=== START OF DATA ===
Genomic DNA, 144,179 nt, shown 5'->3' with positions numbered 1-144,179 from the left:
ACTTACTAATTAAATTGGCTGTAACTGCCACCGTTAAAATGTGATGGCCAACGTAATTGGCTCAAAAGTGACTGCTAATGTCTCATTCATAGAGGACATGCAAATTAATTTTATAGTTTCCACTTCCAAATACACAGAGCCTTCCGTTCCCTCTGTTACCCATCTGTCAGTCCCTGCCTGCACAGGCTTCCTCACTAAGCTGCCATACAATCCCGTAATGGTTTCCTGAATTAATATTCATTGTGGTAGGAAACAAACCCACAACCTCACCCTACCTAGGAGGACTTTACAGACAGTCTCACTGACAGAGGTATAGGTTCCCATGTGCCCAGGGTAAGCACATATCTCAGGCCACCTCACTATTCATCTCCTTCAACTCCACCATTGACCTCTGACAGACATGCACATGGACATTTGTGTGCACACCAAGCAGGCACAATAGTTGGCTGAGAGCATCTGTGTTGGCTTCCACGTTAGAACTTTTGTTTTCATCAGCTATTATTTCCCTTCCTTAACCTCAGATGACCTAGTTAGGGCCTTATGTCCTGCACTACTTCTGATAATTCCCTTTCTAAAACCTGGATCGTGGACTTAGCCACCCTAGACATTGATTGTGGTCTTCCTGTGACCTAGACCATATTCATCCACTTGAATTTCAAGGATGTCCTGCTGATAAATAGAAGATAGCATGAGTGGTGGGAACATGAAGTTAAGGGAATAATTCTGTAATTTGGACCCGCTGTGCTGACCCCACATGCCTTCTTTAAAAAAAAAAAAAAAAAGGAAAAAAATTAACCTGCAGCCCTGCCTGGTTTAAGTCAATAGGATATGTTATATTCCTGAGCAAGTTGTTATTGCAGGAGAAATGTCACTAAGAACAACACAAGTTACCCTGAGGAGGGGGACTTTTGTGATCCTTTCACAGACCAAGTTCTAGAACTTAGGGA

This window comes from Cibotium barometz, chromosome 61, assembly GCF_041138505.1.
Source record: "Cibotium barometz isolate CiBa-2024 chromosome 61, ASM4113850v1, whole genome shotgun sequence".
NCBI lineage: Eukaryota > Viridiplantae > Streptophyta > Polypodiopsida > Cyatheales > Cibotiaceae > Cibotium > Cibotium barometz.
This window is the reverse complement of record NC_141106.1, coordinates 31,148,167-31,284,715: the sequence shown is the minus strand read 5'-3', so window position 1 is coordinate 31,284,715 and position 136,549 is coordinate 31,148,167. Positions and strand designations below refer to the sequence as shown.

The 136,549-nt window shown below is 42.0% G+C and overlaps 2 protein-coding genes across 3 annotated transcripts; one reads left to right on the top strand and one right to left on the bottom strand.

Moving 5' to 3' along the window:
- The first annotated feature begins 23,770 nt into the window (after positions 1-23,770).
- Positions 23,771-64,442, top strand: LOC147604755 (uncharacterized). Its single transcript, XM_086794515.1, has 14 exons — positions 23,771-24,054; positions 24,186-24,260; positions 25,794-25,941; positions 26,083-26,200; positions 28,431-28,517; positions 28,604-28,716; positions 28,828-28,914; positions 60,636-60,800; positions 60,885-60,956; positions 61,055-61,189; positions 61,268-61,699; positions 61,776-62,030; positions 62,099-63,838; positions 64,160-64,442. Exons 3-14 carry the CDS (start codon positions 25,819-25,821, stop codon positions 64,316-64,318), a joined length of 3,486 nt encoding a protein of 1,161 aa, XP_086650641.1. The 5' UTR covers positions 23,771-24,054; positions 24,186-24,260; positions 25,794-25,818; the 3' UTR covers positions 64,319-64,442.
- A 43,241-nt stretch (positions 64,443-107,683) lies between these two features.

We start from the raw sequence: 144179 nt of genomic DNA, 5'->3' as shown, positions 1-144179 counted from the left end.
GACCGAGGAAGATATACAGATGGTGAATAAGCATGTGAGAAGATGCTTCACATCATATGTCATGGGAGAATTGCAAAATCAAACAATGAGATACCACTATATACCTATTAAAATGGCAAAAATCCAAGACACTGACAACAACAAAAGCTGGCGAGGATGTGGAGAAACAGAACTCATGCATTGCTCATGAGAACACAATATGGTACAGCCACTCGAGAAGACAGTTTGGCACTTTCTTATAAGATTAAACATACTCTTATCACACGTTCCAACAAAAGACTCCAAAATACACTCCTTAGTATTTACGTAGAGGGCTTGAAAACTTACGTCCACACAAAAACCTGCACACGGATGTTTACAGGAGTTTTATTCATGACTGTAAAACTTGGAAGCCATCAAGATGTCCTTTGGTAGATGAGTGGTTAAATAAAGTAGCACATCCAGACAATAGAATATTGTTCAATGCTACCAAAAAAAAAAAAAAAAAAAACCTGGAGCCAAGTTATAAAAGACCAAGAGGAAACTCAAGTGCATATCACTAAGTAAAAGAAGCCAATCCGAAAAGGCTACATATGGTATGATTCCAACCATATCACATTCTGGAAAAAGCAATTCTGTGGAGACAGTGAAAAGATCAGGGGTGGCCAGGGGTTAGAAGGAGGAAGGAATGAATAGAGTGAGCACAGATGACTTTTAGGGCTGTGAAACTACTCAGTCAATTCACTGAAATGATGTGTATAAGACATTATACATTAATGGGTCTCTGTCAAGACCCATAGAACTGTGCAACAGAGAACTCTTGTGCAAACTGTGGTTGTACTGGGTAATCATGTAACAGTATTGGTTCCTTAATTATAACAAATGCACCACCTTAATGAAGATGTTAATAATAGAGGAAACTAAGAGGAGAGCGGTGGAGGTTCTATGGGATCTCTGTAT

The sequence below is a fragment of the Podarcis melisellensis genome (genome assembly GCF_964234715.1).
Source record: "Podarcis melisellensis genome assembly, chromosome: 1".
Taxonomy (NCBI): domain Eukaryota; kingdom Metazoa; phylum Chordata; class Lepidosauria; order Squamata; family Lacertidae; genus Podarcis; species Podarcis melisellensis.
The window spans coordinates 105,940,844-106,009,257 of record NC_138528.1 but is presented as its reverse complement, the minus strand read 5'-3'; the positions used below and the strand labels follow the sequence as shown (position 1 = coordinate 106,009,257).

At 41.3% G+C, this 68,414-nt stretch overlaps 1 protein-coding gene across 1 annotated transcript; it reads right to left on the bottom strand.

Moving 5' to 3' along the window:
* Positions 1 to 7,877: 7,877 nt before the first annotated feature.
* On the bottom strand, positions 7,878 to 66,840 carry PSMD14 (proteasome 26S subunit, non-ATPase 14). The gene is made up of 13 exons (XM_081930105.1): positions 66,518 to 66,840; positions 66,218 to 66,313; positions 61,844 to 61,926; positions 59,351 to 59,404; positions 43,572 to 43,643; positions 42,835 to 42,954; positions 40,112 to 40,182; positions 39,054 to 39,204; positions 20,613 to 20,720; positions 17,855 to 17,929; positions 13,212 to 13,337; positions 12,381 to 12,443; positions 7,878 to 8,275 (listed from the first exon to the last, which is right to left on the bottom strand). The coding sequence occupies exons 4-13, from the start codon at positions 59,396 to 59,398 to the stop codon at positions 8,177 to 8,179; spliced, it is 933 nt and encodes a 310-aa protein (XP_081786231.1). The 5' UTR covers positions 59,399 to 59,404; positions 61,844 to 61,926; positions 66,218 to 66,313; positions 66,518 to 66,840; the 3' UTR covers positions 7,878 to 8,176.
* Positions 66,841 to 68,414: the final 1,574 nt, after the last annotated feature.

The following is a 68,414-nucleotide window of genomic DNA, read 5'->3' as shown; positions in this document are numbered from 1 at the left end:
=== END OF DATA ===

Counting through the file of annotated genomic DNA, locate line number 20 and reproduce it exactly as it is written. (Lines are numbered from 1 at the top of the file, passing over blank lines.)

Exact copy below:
* Positions 1 to 7,877: 7,877 nt before the first annotated feature.